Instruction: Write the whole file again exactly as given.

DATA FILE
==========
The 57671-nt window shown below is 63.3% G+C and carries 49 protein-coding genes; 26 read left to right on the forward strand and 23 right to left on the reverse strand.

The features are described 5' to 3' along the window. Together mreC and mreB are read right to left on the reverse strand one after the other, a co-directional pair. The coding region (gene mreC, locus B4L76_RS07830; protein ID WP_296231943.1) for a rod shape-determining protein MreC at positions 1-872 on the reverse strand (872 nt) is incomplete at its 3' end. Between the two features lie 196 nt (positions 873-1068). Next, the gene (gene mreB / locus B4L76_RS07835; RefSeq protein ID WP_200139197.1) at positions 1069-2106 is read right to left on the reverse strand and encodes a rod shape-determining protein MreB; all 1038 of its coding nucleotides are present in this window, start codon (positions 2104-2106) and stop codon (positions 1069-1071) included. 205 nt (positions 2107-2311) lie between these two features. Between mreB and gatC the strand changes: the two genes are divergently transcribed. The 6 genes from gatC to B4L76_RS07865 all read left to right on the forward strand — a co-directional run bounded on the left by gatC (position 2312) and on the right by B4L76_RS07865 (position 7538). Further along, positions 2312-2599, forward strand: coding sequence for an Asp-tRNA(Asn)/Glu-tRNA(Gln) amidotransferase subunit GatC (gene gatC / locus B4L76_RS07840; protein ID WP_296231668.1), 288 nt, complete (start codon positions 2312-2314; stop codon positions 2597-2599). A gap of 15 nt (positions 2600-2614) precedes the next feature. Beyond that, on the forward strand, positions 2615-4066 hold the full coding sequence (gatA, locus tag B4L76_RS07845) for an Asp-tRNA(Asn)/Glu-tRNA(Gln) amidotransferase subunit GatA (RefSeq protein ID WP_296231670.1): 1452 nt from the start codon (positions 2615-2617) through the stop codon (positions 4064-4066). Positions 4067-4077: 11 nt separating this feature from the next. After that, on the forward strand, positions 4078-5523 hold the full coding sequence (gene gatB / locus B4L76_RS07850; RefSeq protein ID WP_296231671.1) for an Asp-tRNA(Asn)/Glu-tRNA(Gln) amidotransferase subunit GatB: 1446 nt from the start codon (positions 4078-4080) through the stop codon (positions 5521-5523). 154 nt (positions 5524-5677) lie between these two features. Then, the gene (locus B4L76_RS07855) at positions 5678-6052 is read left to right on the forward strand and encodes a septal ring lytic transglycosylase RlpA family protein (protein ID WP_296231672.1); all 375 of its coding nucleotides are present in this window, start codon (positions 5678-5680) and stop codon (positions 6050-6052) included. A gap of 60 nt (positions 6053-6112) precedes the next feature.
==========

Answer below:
The 57671-nt window shown below is 63.3% G+C and carries 49 protein-coding genes; 26 read left to right on the forward strand and 23 right to left on the reverse strand.

The features are described 5' to 3' along the window. Together mreC and mreB are read right to left on the reverse strand one after the other, a co-directional pair. The coding region (gene mreC, locus B4L76_RS07830; protein ID WP_296231943.1) for a rod shape-determining protein MreC at positions 1-872 on the reverse strand (872 nt) is incomplete at its 3' end. Between the two features lie 196 nt (positions 873-1068). Next, the gene (gene mreB / locus B4L76_RS07835; RefSeq protein ID WP_200139197.1) at positions 1069-2106 is read right to left on the reverse strand and encodes a rod shape-determining protein MreB; all 1038 of its coding nucleotides are present in this window, start codon (positions 2104-2106) and stop codon (positions 1069-1071) included. 205 nt (positions 2107-2311) lie between these two features. Between mreB and gatC the strand changes: the two genes are divergently transcribed. The 6 genes from gatC to B4L76_RS07865 all read left to right on the forward strand — a co-directional run bounded on the left by gatC (position 2312) and on the right by B4L76_RS07865 (position 7538). Further along, positions 2312-2599, forward strand: coding sequence for an Asp-tRNA(Asn)/Glu-tRNA(Gln) amidotransferase subunit GatC (gene gatC / locus B4L76_RS07840; protein ID WP_296231668.1), 288 nt, complete (start codon positions 2312-2314; stop codon positions 2597-2599). A gap of 15 nt (positions 2600-2614) precedes the next feature. Beyond that, on the forward strand, positions 2615-4066 hold the full coding sequence (gatA, locus tag B4L76_RS07845) for an Asp-tRNA(Asn)/Glu-tRNA(Gln) amidotransferase subunit GatA (RefSeq protein ID WP_296231670.1): 1452 nt from the start codon (positions 2615-2617) through the stop codon (positions 4064-4066). Positions 4067-4077: 11 nt separating this feature from the next. After that, on the forward strand, positions 4078-5523 hold the full coding sequence (gene gatB / locus B4L76_RS07850; RefSeq protein ID WP_296231671.1) for an Asp-tRNA(Asn)/Glu-tRNA(Gln) amidotransferase subunit GatB: 1446 nt from the start codon (positions 4078-4080) through the stop codon (positions 5521-5523). 154 nt (positions 5524-5677) lie between these two features. Then, the gene (locus B4L76_RS07855) at positions 5678-6052 is read left to right on the forward strand and encodes a septal ring lytic transglycosylase RlpA family protein (protein ID WP_296231672.1); all 375 of its coding nucleotides are present in this window, start codon (positions 5678-5680) and stop codon (positions 6050-6052) included. A gap of 60 nt (positions 6053-6112) precedes the next feature.